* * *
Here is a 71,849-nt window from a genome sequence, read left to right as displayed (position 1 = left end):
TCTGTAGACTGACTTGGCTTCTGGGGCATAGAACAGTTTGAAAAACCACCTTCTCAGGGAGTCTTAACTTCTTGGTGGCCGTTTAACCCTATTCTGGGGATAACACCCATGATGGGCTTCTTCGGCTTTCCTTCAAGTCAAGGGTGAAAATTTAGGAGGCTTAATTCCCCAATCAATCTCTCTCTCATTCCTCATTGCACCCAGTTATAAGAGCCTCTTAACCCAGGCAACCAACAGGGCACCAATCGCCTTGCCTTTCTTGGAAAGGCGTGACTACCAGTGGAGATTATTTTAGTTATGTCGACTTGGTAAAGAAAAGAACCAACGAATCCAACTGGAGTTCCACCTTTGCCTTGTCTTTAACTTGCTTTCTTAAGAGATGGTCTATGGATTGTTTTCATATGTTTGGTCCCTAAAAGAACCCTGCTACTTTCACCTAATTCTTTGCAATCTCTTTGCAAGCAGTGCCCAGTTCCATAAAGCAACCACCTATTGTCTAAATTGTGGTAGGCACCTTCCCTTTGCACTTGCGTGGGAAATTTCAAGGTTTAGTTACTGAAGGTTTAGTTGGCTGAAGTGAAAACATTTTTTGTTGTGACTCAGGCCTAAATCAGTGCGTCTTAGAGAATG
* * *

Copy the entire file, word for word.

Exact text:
Here is a 71,849-nt window from a genome sequence, read left to right as displayed (position 1 = left end):
TCTGTAGACTGACTTGGCTTCTGGGGCATAGAACAGTTTGAAAAACCACCTTCTCAGGGAGTCTTAACTTCTTGGTGGCCGTTTAACCCTATTCTGGGGATAACACCCATGATGGGCTTCTTCGGCTTTCCTTCAAGTCAAGGGTGAAAATTTAGGAGGCTTAATTCCCCAATCAATCTCTCTCTCATTCCTCATTGCACCCAGTTATAAGAGCCTCTTAACCCAGGCAACCAACAGGGCACCAATCGCCTTGCCTTTCTTGGAAAGGCGTGACTACCAGTGGAGATTATTTTAGTTATGTCGACTTGGTAAAGAAAAGAACCAACGAATCCAACTGGAGTTCCACCTTTGCCTTGTCTTTAACTTGCTTTCTTAAGAGATGGTCTATGGATTGTTTTCATATGTTTGGTCCCTAAAAGAACCCTGCTACTTTCACCTAATTCTTTGCAATCTCTTTGCAAGCAGTGCCCAGTTCCATAAAGCAACCACCTATTGTCTAAATTGTGGTAGGCACCTTCCCTTTGCACTTGCGTGGGAAATTTCAAGGTTTAGTTACTGAAGGTTTAGTTGGCTGAAGTGAAAACATTTTTTGTTGTGACTCAGGCCTAAATCAGTGCGTCTTAGAGAATG